The trailers have to be polished and be shown at a moment’s notice. The presenters have to know what to say and when to say it. The demos have to be in working order and playable as you can bet there are going to be some people eager to try out what they just saw on stage. All of this is going on while, in the background, there is a small army of technicians ensuring that your live gaming press conference is being broadcast all over the world on the Internet without any hiccups. If that’s not confidence that you can pull all of that off without a hitch, then I don’t know what is!
Of course, that doesn’t mean that every show goes off without something going wrong. This brings me to my next favorite thing about live gaming press conferences: the memorable moments. We’re not just talking about the big announcements but the non-sequiturs like Sony pwning Microsoft by announcing the PlayStation 4 will play used games and Kevin Butler’s Gamers speech from Sony’s E3 2010 show.
They don’t necessarily have to be truly awesome moments but there are also the weird and awkward ones as well! Who doesn’t remember Reggie Fils-Aime about to step on the Wii Balance Board and exclaim “My body is ready”? Who doesn’t remember the mess that was Konami’s E3 2010 conference? What about those terrible dance sequences that come with every UbiSoft show because they just have to plug the latest Just Dance game? These are the moments that gamers still remember to this day but not for the right reasons. However, we all still remember these cringeworthy moments almost as fondly, if not more than, the awesome ones.
Now, will we have had them stuck in our memories if these segments were taped ahead of time? Of course not! They would’ve been edited out, another take made or just scrapped altogether with another thing replacing them! Something that is great, for all the wrong reasons, to be sure, would’ve never seen the light of day if these events were taped.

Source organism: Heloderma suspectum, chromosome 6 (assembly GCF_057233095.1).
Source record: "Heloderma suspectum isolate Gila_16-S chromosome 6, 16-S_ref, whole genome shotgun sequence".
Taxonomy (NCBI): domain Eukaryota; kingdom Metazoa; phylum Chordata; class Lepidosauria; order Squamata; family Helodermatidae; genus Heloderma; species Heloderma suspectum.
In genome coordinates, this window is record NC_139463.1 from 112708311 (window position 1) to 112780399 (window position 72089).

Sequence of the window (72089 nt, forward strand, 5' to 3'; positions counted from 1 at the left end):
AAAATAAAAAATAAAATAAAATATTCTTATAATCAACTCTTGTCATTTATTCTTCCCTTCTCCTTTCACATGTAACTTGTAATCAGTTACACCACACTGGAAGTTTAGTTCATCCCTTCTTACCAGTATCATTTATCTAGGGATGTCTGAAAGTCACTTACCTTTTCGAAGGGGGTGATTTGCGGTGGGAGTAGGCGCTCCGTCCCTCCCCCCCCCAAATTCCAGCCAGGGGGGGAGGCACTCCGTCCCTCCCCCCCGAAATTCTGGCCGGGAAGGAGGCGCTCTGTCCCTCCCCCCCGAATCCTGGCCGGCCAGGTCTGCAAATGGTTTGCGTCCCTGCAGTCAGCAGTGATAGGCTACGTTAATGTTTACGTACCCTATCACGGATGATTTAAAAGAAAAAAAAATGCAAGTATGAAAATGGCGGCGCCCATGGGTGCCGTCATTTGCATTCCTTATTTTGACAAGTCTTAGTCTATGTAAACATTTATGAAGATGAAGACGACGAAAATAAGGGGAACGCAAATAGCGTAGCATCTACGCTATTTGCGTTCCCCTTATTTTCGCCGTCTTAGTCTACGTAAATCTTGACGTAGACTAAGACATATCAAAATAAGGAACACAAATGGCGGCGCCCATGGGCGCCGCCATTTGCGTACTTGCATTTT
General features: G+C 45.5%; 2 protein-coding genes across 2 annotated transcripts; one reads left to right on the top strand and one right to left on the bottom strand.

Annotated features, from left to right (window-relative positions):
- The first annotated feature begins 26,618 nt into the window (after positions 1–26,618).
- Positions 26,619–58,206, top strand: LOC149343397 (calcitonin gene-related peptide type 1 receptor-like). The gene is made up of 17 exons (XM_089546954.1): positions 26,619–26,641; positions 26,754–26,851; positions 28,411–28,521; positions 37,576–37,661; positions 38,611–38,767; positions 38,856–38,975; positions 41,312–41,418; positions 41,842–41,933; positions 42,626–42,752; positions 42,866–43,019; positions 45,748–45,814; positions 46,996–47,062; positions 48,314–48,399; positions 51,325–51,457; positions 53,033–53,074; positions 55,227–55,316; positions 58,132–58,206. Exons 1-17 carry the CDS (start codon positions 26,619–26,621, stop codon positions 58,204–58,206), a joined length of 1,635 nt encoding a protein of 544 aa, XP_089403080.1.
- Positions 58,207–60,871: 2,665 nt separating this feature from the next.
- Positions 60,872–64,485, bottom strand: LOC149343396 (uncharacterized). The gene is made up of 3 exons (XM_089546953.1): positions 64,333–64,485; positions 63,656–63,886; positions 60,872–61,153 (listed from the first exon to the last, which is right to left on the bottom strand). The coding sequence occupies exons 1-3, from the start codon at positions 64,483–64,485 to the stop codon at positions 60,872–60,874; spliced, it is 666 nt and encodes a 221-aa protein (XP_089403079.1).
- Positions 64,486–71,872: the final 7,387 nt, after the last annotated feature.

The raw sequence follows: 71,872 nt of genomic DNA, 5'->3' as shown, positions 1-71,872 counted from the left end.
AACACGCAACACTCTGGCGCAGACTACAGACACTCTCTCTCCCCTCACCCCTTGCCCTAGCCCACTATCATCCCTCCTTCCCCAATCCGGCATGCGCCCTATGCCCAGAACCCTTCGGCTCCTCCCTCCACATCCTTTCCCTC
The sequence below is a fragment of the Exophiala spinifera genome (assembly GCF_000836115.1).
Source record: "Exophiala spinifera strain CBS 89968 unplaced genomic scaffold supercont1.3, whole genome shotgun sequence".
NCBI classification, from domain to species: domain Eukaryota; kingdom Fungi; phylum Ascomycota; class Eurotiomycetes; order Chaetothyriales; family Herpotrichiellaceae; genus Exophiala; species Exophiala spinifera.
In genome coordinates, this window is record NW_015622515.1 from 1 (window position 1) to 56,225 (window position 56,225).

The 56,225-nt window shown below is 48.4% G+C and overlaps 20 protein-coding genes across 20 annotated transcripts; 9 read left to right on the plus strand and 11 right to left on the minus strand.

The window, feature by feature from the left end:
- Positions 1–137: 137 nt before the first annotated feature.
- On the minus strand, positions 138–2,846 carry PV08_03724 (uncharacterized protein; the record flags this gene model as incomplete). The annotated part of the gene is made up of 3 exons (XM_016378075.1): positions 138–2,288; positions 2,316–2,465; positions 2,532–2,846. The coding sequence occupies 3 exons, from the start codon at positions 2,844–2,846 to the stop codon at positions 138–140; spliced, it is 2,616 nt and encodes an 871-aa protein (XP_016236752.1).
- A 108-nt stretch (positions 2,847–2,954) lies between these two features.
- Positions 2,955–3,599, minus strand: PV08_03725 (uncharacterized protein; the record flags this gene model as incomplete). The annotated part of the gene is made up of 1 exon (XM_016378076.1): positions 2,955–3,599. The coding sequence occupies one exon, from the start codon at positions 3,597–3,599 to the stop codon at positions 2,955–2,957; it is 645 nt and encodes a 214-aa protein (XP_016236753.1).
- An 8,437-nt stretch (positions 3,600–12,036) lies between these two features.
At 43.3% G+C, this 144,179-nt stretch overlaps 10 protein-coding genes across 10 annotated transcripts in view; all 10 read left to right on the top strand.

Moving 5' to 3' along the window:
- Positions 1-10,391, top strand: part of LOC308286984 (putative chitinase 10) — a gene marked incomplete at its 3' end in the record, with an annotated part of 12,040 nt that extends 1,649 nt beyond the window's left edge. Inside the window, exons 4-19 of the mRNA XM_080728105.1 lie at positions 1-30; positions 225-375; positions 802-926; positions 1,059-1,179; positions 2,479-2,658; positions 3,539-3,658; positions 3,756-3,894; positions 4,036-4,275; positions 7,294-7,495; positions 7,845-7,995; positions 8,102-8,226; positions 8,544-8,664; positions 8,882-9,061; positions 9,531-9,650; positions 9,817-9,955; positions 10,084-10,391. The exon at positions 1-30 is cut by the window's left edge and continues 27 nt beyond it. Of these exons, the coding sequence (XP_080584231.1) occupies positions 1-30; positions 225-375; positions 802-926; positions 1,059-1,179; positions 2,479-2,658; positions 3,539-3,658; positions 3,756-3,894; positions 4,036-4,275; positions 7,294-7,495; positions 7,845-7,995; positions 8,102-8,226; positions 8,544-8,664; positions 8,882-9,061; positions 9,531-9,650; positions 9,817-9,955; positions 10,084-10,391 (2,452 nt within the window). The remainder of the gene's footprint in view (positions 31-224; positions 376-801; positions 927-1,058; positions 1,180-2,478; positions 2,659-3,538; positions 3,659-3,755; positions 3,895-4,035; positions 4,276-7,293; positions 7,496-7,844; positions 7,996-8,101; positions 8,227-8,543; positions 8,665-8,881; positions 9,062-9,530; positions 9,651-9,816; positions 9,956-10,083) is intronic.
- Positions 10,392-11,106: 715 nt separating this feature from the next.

Will we ever go back to the live gaming press conferences? This year was the litmus test to see if gamers warm up to the idea. And, to tell you honestly, I think there will be a shift to the pre-taped ones in the future. Companies do like to have full control over how they’re perceived and they do want to release the most polished show they can produce. I would also imagine they’re much cheaper than the live events so you have that going for it as well.
But the thing is, I can’t imagine any of the recorded and professionally edited shows being as exciting as the live events. I would always go into an E3 and anticipating the live shows much more than the recorded shows Nintendo and Sony have put out in recent years. There just something special about seeing someone on stage trying their best to show off something to a live crowd and hope nothing goes wrong. It feels much more special when you can hear the audience cheer or just give police applause when something is presented.
I do have some serious doubts about E3’s future and the live gaming press conferences in general. That’s just the way things go. However, I do hope we’ll still have some live shows here and there as there is still something special about them, even though we don’t appreciate them as much anymore.
Oh, well. We’ll always have Devolver Digital give us a laugh, anyway.
Which do you prefer? The live gaming press conferences or the more polished recorded presentations? Or what is your favorite moment from the live shows? Let me know in the comments section below!